Meandering labyrinth of a story about a New York advertising executive who leaves his job in the city to write poetry in a hut by the sea. Although entranced by the ocean and the miles of sand and the salt marshes, David finds himself caught in the coils of his attraction to two women: Hilda, "the mate to his flame, the answering spark," but despairing and fragile (and married), and Scarlet, seductive and available (but morally rotten). Hilda's husband is a sadistic libertine whose subtle cruelties are slowly killing his wife; a situation that so unsettles the poet's wits that he falls prey to a heavily symbolic dream obsession.
Smith successfully establishes a surreal voice and includes wonderful passages describing the mad moods of the sea and notes and observations about life and the hereafter, all waiting to be discovered sparkling in the sand throughout the story. The ax of a sharp and discerning editor might have turned Smith's efforts into a compelling Gothic romance, but, alas, the story gets lost in a shifting fog of dreams and fantasies, and never emerges fully formed.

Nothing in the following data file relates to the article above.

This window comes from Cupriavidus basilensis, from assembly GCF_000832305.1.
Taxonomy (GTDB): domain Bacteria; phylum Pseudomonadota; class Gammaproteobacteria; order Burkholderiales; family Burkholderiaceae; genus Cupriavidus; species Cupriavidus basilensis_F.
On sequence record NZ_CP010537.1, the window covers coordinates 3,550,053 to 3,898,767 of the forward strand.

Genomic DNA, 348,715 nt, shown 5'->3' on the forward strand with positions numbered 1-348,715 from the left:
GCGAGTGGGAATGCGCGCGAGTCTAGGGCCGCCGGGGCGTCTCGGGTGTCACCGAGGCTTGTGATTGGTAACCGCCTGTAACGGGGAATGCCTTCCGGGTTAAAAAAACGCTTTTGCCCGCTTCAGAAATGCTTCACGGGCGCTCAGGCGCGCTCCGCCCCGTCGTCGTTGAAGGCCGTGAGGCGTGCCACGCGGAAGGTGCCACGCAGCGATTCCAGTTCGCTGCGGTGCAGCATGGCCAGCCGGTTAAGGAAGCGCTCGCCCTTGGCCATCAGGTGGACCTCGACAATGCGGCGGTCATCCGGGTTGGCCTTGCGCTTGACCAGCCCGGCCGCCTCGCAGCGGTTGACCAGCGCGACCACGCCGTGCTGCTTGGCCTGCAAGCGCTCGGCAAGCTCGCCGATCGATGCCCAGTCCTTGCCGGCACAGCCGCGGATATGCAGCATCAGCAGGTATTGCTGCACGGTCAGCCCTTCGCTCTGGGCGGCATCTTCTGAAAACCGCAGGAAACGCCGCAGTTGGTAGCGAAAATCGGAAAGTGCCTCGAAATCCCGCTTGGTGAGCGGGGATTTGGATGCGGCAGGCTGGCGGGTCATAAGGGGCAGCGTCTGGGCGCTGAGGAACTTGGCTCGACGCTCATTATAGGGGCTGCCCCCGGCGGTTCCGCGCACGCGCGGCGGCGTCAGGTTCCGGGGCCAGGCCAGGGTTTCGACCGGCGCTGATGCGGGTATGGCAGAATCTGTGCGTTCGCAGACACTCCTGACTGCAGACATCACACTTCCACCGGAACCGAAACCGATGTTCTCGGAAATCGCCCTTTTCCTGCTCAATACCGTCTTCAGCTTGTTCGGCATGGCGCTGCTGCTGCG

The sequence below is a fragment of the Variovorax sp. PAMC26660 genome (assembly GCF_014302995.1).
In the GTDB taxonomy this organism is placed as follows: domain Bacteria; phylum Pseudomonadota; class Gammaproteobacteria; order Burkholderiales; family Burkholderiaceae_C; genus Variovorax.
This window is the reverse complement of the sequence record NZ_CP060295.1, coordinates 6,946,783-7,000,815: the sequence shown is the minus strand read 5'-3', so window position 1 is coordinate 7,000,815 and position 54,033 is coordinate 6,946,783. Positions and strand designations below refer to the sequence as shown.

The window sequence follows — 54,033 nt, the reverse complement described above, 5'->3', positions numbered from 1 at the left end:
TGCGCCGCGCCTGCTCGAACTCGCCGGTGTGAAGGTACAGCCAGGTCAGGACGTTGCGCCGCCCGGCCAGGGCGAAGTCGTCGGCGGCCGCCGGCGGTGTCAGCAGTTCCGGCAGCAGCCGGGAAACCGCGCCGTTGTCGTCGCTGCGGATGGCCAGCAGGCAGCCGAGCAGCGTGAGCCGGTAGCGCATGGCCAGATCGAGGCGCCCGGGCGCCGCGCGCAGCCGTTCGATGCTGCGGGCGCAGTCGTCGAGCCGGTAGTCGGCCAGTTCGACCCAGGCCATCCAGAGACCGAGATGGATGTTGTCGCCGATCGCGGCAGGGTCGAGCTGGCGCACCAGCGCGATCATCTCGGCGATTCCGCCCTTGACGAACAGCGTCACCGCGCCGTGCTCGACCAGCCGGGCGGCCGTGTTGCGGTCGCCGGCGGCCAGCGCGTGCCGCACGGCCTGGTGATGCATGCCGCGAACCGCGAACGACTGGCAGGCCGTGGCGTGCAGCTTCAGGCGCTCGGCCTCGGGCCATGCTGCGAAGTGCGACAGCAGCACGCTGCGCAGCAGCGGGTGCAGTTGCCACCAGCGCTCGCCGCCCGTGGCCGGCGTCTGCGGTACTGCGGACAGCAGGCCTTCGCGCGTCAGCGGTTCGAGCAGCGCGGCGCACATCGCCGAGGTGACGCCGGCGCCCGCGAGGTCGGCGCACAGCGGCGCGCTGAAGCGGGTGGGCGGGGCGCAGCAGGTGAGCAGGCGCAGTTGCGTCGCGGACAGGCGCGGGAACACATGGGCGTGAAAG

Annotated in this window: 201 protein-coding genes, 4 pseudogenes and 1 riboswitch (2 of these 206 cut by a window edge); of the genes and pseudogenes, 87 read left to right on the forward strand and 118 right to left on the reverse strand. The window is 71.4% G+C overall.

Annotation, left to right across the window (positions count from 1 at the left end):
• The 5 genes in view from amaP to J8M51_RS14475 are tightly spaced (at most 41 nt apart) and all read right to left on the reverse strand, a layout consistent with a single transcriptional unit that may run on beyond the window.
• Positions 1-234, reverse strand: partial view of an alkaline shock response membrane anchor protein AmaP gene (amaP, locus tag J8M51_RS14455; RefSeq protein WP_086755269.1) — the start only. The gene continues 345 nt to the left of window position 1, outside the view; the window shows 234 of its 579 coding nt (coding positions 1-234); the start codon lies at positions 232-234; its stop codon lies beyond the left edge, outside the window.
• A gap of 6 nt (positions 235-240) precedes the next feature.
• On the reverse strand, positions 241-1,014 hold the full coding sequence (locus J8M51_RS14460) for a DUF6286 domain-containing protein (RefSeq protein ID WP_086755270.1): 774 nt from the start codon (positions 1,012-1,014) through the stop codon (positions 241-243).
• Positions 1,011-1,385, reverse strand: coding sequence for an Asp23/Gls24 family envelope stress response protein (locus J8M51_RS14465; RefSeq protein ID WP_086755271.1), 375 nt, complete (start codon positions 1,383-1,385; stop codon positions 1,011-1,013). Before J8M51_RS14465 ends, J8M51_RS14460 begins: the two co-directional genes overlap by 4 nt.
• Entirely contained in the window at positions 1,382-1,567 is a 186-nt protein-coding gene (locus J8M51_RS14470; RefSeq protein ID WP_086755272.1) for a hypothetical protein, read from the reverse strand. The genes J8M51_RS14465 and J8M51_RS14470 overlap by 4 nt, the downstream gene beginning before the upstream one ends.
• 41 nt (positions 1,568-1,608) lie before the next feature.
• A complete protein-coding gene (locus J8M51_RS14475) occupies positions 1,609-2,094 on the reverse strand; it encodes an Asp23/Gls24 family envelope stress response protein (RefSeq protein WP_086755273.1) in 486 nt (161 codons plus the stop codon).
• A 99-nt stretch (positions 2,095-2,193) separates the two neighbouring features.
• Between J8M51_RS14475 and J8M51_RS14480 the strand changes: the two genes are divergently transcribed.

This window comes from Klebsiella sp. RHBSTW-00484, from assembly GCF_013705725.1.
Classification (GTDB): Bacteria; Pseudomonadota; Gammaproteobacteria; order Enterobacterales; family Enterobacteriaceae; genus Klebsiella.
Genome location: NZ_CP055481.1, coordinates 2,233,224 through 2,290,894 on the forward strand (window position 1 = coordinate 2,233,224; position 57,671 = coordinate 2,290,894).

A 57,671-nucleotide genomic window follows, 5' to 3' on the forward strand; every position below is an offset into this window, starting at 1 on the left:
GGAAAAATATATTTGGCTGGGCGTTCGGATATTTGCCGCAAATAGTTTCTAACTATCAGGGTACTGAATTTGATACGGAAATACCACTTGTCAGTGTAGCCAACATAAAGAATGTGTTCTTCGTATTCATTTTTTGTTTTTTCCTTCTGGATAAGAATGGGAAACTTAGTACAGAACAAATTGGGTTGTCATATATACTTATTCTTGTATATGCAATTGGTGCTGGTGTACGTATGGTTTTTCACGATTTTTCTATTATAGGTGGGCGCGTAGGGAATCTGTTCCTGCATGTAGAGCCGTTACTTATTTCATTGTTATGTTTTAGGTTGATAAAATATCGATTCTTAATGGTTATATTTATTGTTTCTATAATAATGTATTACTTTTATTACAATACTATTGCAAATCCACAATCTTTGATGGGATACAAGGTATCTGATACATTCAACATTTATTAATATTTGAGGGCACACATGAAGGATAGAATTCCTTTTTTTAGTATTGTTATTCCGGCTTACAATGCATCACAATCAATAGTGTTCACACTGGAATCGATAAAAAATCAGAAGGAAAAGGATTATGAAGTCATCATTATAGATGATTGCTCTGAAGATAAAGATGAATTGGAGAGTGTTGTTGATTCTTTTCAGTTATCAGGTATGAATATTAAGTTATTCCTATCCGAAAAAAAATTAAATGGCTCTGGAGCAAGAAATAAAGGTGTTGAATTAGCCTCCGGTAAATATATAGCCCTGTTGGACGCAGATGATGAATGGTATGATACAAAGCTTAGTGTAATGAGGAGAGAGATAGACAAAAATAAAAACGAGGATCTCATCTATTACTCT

Dream's End is a radical departure from Thorne Smith's humorous novels, and was, in fact, Smith's first book rejected by publishers until his Topper novels became successful. Fans of Thorne Smith are likely to be intrigued by this book for its gothic nature and for an unexpected glimpse at a more serious side of the author.
"The sea looks clean and bright. One would swear that it had been but freshly painted. Like a sparkling surface of electric blue, it arches across the world to a sharp horizon now clear of clouds and mist. One would like to run shouting over that painted floor and become intimate with space."